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Excellence in Action: Automation Makes IV Medications Safer

Excellence in Action: Automation Makes IV Medications Safer

A new software product in the Campbell County Memorial Hospital Pharmacy called DoseEdge is making intravenous (IV) medications safer for patients.

IV medications are introduced directly into a patient’s vein and work quickly. This makes them a very effective way to give antibiotics, chemotherapy agents and other medications. Because they work so quickly, IV medications have a greater potential for an adverse outcome, even with only small variances in their preparation. They are usually also clear fluids, along with the liquids they are mixed with.

Robert Quintana, RPh, Director of the CCMH Pharmacy“Pills have different shapes, colors and markings to help identify them,” said Robert Quintana, RPh, Pharmacy Director.

The DoseEdge software incorporates bar code scanning into the process of routing, preparing, inspecting, tracking and reporting on IV doses. It supplements the knowledge, judgement and expertise of the pharmacist and pharmacy technician in their preparation of IV mixtures, ultimately increasing patient safety.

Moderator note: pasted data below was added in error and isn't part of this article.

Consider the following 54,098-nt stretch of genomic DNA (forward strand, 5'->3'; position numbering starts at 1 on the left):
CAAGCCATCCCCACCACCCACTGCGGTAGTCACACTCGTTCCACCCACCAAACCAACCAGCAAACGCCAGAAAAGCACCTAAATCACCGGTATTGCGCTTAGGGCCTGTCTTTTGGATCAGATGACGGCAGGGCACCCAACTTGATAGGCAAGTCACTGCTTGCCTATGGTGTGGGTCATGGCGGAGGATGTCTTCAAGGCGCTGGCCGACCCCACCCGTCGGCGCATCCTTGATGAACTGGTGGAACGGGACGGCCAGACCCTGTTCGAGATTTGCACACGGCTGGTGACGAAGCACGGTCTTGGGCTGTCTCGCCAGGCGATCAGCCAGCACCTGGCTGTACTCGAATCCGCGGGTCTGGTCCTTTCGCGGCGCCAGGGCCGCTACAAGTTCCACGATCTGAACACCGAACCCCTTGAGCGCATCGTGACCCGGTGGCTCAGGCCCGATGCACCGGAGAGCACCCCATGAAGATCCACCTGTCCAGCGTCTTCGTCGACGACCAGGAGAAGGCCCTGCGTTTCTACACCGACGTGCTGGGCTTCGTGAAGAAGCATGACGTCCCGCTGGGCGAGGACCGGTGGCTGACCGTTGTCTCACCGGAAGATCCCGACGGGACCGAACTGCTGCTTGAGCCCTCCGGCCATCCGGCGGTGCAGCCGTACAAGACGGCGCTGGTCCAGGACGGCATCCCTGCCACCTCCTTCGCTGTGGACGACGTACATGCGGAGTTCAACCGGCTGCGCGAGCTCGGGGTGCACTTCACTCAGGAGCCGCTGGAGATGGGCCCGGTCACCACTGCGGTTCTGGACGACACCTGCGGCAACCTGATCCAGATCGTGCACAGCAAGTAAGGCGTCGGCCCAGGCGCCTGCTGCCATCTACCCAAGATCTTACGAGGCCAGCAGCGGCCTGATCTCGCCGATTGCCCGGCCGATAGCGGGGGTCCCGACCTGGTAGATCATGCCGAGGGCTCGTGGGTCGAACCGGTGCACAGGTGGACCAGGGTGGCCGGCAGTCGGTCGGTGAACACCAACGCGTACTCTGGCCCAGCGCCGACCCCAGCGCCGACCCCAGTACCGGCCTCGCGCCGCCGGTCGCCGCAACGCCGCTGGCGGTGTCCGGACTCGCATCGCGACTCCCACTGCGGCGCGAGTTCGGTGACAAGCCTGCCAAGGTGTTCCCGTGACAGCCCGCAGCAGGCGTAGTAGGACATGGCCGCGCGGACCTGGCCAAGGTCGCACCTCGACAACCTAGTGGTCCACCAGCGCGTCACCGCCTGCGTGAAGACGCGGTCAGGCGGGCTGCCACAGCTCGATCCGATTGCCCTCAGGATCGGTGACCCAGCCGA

The pharmacist can even verify the mixture from a remote desktop location because the software photographs the completed IV dose, saving the time it would take the technician to gown up and enter the sterile preparation room. Nurses benefit too, and can see when their IV medications will be completed and schedule the patient's treatment or administration accordingly.

“The new software improves on the human-based safeguards we already have in place,” says Quintana. “Bar coding reduces the variability of IV medication preparation even more. It’s a great improvement for our patients.”

The CCMH Pharmacy department is the first in Wyoming to implement this system. Robert Quintana fully expects that bar coding of IV preparations to become the standard of care for hospitals like CCMH, which dispenses over 44,000 doses of chemotherapy and IV medications annually.